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post #1 of 18 (permalink) Old 10-12-2006, 10:29 AM Thread Starter
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new turn signals

hey everyone,

i just installed new turn signals on the front and back of my 2006 yamaha r6. they look awesome, but i noticed that they flash a lot faster after being replaced. my friend says it's a good thing because it draws more attention to it. my concern is that i didn't hook something up correctly. what do you guys think?
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post #2 of 18 (permalink) Old 10-12-2006, 12:15 PM
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If their working then I'm pretty sure you have everything hooked up right, when you change turn signals from stock if the new signals draw a different amount of current the speed of the blinking will change unless you have an electronic flasher on the bike.
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post #3 of 18 (permalink) Old 10-12-2006, 07:03 PM
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They are blinking faster because there is no resistance on the line. I would suggest putting in the proper resistance because my new right rear one blew out shorting after instulation, causing the front right one to malfunction. Now my singals are all kinda messed up, im just gonna let a shop fix them this winter.
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post #4 of 18 (permalink) Old 10-13-2006, 02:09 AM Thread Starter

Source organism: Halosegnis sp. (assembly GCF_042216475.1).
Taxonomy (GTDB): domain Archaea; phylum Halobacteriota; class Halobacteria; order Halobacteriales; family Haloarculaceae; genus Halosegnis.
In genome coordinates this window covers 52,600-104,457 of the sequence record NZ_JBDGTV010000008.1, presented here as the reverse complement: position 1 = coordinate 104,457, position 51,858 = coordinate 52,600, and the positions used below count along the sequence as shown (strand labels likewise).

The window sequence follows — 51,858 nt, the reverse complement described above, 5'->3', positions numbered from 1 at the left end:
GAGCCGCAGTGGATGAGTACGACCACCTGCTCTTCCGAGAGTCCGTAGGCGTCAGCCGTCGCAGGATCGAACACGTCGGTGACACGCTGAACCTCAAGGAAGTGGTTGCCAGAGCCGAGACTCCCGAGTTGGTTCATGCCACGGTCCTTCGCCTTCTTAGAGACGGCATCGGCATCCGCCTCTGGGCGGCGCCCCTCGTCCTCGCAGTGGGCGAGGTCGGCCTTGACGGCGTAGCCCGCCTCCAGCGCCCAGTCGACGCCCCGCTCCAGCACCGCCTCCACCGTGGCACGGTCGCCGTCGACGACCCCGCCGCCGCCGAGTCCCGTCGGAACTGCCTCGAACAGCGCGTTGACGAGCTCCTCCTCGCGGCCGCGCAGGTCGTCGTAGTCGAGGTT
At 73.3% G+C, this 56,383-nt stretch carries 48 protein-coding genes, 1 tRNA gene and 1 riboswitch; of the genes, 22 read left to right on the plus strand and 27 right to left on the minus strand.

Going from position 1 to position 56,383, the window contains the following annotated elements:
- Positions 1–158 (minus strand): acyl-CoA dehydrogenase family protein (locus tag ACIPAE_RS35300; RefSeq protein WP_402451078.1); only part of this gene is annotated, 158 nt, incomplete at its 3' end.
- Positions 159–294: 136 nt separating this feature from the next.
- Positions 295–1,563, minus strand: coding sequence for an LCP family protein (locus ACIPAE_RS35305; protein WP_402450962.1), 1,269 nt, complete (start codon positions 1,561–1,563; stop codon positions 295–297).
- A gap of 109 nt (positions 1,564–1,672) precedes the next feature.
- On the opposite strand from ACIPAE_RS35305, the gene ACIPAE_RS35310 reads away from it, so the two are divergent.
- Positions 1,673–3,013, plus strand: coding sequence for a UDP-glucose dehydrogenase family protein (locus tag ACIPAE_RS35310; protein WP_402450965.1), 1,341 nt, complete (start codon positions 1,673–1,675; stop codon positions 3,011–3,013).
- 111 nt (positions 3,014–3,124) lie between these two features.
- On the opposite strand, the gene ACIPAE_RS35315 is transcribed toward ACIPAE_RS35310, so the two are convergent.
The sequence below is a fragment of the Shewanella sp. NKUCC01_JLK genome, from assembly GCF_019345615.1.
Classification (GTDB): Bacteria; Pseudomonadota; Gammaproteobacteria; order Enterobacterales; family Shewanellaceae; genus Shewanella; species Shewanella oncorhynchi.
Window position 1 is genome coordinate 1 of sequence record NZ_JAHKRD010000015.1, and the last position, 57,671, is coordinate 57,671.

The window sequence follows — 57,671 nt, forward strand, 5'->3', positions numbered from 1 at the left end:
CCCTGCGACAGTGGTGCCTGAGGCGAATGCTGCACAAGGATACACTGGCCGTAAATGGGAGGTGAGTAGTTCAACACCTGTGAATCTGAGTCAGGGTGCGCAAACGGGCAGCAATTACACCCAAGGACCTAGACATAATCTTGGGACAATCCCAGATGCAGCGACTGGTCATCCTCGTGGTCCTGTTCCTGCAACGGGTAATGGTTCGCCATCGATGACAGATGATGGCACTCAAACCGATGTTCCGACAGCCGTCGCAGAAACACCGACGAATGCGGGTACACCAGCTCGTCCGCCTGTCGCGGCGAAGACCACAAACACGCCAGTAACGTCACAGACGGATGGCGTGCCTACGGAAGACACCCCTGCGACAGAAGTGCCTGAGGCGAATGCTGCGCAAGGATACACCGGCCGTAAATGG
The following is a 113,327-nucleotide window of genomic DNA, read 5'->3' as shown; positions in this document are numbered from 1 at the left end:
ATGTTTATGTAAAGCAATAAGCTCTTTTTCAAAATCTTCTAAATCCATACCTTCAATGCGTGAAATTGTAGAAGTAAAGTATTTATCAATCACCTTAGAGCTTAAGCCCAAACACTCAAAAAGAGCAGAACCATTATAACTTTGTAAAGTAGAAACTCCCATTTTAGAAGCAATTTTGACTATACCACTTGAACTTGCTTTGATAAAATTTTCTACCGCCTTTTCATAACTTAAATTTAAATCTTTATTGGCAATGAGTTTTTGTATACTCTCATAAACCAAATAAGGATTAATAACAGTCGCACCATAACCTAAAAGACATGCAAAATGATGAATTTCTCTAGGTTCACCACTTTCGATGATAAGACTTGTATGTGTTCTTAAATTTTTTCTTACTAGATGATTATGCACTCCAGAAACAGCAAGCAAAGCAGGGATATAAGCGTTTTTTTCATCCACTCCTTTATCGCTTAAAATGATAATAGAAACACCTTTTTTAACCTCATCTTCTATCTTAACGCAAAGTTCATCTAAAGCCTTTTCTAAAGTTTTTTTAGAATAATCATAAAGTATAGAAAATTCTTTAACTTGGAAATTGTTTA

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Quote:
Originally posted by slick1537
They are blinking faster because there is no resistance on the line. I would suggest putting in the proper resistance because my new right rear one blew out shorting after instulation, causing the front right one to malfunction. Now my singals are all kinda messed up, im just gonna let a shop fix them this winter.
how would i go about achieving the right resistance?
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post #5 of 18 (permalink) Old 10-13-2006, 02:29 AM Thread Starter
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actually... i found this article http://sbw.sportbikes.com/showthread...light=resistor and it seems like i need a 570 or 680 ohm resistor.

i guess my question now is... do i really need to fix this? will my lights burn out if i keep it this way? will i damage anything?
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post #6 of 18 (permalink) Old 10-13-2006, 04:45 AM
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Originally posted by baliwas
actually... i found this article http://sbw.sportbikes.com/showthread...light=resistor and it seems like i need a 570 or 680 ohm resistor.

i guess my question now is... do i really need to fix this? will my lights burn out if i keep it this way? will i damage anything?
If your running custom assembled LED's then yes you need a resistor otherwise the LED's will burn (instantly if there is no resistor). If you have lights that were pre-assembled and made to be turn signals then you don't have to worry about them blowing out because they already incorporate a resistor, or at the very least the instructions had you install a resistor. Anyway if you want to slow the blinking down you have to add a resistor of the proper wattage.